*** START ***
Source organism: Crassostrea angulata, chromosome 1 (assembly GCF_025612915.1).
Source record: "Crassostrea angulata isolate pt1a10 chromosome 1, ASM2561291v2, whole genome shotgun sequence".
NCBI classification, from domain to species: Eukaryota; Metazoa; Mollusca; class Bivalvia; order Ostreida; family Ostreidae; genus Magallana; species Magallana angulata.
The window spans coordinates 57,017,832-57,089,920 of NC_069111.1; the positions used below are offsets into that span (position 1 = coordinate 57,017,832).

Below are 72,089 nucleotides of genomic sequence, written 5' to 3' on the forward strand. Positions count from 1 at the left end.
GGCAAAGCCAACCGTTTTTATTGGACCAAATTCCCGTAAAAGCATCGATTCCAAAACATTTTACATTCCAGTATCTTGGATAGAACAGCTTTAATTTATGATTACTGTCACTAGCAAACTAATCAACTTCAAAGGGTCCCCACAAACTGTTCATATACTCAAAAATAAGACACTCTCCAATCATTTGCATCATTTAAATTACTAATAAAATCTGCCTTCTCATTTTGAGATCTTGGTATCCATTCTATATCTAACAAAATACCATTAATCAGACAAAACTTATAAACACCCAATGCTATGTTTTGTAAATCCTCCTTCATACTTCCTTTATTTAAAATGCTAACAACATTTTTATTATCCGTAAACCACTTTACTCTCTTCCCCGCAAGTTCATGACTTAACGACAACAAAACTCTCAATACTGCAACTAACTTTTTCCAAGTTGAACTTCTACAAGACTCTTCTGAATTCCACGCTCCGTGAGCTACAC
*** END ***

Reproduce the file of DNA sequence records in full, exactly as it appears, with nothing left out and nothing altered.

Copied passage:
Source organism: Crassostrea angulata, chromosome 1 (assembly GCF_025612915.1).
Source record: "Crassostrea angulata isolate pt1a10 chromosome 1, ASM2561291v2, whole genome shotgun sequence".
NCBI classification, from domain to species: Eukaryota; Metazoa; Mollusca; class Bivalvia; order Ostreida; family Ostreidae; genus Magallana; species Magallana angulata.
The window spans coordinates 57,017,832-57,089,920 of NC_069111.1; the positions used below are offsets into that span (position 1 = coordinate 57,017,832).

Below are 72,089 nucleotides of genomic sequence, written 5' to 3' on the forward strand. Positions count from 1 at the left end.
GGCAAAGCCAACCGTTTTTATTGGACCAAATTCCCGTAAAAGCATCGATTCCAAAACATTTTACATTCCAGTATCTTGGATAGAACAGCTTTAATTTATGATTACTGTCACTAGCAAACTAATCAACTTCAAAGGGTCCCCACAAACTGTTCATATACTCAAAAATAAGACACTCTCCAATCATTTGCATCATTTAAATTACTAATAAAATCTGCCTTCTCATTTTGAGATCTTGGTATCCATTCTATATCTAACAAAATACCATTAATCAGACAAAACTTATAAACACCCAATGCTATGTTTTGTAAATCCTCCTTCATACTTCCTTTATTTAAAATGCTAACAACATTTTTATTATCCGTAAACCACTTTACTCTCTTCCCCGCAAGTTCATGACTTAACGACAACAAAACTCTCAATACTGCAACTAACTTTTTCCAAGTTGAACTTCTACAAGACTCTTCTGAATTCCACGCTCCGTGAGCTACAC